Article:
Slide background


Slide background

Eat for

40 Cents

A Day

Header Typography

April Flowers The Prudent Homemaker Blog

The Prudent Homemaker Blog

  • Home
    Home This is where you can find all the blog posts throughout the site.
  • Categories
    Categories Displays a list of categories from this blog.
  • Tags
    Tags Displays a list of tags that have been used in the blog.
Posted by on
  • Font size: Larger Smaller

July Shopping Plans, Meal Plans, and Garden Harvest

Pavlova For the Fourth The Prudent Homemaker 

My budget for food and toiletries for our family of 10 for this month is $200.

July is one of our highest utility months, as we are using more water in the garden and using the air conditioners (our house has 2 units, plus a window unit in our pantry) and ceiling fans all the time, as our highs between 105 and 118ºF. Normally summer bills are matched by an increase in income (and lower utilities in the winter for us are matched with a lower income, as fewer people move during the winter), but not this year. Consequently, I'm lowering the budget this month. I am also considering keeping it at the same amount in future months, as we will have a new regular expense starting in August.

With an irregular income, I pay my bills in this order: mortgage, then utilities and other bills (like insurance; we have no consumer debt), then food, and lastly anything else (clothing, schoolbooks, etc.). If our income doesn't cover everything, then we can eat from the pantry, freezers, and garden. 

The grapes and peaches are ready in the garden. I'll be picking 3 kinds of grapes (Red Flame, Thompson's seedless and a non-named seeded grape) as well as Early Elberta peaches. We're also still picking apples from our Dorsett Golden tree.

Red and Yellow Tomatoes The Prudent Homemaker

There should be a few tomatoes ripe. Usually, once it heats up they stop flowering and don't flower again until mid-October, but for some reason, there are flowers on several of my plants right now. We love tomatoes, so I'm very grateful! We've been picking about two colanders full a week for the last 3 weeks.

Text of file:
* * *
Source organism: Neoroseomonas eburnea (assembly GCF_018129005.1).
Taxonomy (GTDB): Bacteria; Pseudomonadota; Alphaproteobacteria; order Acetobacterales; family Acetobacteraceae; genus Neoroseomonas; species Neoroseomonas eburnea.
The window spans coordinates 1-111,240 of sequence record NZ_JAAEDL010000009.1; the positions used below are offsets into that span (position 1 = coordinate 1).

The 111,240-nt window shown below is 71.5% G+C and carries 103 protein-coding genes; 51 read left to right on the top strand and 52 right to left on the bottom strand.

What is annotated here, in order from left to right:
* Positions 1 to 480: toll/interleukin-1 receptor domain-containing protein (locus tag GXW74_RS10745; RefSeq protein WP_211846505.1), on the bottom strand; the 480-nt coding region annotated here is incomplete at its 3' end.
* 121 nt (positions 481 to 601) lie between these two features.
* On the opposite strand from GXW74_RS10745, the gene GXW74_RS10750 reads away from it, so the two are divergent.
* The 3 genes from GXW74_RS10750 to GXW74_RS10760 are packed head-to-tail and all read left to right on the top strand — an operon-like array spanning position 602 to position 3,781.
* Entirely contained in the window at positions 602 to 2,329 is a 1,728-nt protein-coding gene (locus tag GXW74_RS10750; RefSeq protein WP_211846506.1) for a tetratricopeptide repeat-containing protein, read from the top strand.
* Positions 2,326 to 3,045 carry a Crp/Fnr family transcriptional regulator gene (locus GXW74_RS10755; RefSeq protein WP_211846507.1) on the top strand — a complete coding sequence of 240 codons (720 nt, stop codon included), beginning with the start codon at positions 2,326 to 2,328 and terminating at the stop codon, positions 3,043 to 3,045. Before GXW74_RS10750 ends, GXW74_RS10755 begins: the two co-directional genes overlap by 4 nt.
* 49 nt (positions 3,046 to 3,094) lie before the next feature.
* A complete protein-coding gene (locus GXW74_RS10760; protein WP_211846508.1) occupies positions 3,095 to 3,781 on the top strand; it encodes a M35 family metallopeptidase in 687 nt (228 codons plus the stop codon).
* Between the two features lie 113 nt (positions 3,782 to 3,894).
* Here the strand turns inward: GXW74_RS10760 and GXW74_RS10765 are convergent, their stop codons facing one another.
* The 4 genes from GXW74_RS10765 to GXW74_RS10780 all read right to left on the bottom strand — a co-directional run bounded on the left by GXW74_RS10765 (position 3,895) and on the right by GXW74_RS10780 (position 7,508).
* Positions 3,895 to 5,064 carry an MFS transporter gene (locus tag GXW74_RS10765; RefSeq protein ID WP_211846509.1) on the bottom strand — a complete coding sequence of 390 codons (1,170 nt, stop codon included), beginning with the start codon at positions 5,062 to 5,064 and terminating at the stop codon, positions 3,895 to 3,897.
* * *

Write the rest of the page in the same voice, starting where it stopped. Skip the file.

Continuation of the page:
I have some Swiss chard ready in the garden, as well as several herbs, including basil, oregano, chives, rosemary, sage, and thyme.

I am hoping for some zucchini--but will have to see if they flower much, due to the heat. One of my plants looks promising with plenty of female blooms ready to open in the next month, but there are no male flowers, so it may go unpollinated. Another plant has no flowers whatsoever. I had several other plants die, so I replanted and am currently waiting for them to get larger. Usually, they won't set flowers during the summer, though mid-July, should the monsoon season come upon us with a few overcast days and one day with a few hours of rain, the temperatures may drop enough for flowers. (Last year this mid-July rain never happened and the temperatures kept rising--and my garden burned worse than normal).

I'm hoping, too, to see some pollination on my Armenian cucumbers, which I haven't seen yet. I've not seen any female flowers yet. I have several more seedlings that are up but still small; hopefully, they will grow large enough to flower and produce in October when the temperatures drop (like the zucchini and tomatoes)  and if they decided to produce before that I will be delighted. I'm really hoping for some cucumbers now, but so far I haven't seen any. I've realized that in this heat about all I want to eat are cucumbers and tomatoes every day. With this in mind, I planted several more seeds for Armenian cucumbers during the month of June. It will be a few months before I see anything from those, but hopefully, we'll have enough to eat every day and also use to can pickles and relish.